Background: Metformin treatment has beneficial effects on both glucose and lipid metabolism.
Whereas there is general agreement that the blood glucose lowering effect of metformin
results from inhibition of hepatic gluconeogenesis, it is less clear exactly how the drug
lowers blood triglyceride concentration. There are indications that it enhances hepatic free
fatty acid (FFA) oxidation thus diminishing substrate for reesterification and resecretion as
very-low-density-lipoprotein (VLDL) triglycerides (TG). However, the liver is not easily
accessible for sampling in humans and data on the clinical effects of metformin in the liver
are therefore lacking. This may change due to the increasing use of the positron emission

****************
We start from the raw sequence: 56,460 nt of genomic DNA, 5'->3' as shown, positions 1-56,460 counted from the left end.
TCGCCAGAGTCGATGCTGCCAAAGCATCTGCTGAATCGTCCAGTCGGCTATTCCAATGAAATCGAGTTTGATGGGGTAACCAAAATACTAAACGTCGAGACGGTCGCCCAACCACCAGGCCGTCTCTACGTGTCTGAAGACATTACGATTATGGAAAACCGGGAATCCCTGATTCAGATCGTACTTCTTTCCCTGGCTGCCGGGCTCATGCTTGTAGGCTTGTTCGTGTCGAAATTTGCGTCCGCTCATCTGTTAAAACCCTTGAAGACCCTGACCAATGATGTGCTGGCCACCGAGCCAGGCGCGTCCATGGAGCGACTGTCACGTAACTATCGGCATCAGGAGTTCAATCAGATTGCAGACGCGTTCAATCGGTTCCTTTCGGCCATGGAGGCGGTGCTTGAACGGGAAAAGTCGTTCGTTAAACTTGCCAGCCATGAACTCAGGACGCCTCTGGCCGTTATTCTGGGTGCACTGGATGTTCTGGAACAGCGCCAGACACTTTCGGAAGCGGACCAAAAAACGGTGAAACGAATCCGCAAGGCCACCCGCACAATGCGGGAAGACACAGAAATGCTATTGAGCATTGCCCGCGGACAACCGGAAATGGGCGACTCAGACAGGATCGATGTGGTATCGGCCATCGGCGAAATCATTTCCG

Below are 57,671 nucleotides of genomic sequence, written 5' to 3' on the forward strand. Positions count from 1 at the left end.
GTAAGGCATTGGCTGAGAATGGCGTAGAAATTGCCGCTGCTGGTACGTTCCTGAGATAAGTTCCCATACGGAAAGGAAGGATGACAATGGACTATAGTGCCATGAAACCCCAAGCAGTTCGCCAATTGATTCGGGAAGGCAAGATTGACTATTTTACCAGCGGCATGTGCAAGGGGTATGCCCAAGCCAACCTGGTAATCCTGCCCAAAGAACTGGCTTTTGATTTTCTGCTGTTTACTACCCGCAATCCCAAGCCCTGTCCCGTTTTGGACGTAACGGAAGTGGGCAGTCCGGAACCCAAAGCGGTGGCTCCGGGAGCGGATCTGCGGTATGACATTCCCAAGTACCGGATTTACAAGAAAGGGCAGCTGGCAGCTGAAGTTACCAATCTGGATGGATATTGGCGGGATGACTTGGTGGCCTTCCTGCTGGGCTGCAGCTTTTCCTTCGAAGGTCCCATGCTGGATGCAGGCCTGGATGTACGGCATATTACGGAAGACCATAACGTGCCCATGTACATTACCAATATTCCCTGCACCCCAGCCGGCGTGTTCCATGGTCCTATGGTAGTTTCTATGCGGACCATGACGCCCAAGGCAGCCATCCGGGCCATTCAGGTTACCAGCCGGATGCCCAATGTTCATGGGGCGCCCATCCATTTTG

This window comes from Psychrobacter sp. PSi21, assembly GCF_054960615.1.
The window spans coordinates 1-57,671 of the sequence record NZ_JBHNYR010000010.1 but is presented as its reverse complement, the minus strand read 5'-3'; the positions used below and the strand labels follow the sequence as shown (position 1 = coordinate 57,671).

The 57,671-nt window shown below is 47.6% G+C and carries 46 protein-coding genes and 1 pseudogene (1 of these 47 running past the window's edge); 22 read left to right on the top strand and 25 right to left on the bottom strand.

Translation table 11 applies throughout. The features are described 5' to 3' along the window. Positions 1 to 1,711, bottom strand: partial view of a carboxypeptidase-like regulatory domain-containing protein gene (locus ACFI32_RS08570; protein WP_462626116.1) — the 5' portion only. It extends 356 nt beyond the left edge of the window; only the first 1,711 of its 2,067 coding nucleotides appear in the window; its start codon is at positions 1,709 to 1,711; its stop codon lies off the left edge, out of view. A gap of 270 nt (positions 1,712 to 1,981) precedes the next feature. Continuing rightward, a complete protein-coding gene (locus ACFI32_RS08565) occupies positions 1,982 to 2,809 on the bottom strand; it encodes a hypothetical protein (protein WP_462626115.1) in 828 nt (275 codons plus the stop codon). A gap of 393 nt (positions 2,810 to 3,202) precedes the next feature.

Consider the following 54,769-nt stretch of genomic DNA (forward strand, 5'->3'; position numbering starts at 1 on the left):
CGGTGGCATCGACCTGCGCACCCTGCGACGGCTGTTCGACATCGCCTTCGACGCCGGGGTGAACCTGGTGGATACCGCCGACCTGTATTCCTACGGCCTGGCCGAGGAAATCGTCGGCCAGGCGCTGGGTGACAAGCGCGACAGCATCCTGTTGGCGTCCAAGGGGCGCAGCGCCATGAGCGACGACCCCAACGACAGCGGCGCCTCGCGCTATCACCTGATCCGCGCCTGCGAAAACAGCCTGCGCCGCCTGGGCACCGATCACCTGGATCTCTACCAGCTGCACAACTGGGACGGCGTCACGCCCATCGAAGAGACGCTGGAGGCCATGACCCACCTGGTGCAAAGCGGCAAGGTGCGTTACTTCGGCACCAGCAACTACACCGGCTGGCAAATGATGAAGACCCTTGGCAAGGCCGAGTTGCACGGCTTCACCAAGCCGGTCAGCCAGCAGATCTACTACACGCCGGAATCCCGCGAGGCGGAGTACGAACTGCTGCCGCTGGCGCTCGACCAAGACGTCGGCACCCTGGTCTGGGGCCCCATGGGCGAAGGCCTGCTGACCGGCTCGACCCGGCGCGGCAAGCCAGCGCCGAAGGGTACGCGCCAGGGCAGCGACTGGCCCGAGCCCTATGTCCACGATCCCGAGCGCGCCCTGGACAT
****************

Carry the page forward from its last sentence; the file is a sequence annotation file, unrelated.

tomography (PET) technique. Using PET isotopes (11C or 18F) coupled to either palmitate or a
fatty acid analogue, it is possible to non-invasively measure hepatic fatty acid handling.
Aim: To determine how 3 months metformin treatment (1000 mg twice daily) affects hepatic
lipid and glucose metabolism in patients with newly diagnosed type 2 diabetes.
Design: Randomized, placebo controlled, double-blind parallel study with patients receiving
either metformin or placebo. A control group of BMI and age-matched non-diabetic individuals
will receive metformin for 3 months.
Hypothesis: Metformin lowers VLDL-TG secretion and circulating triglycerides by increasing
hepatic fatty acid oxidation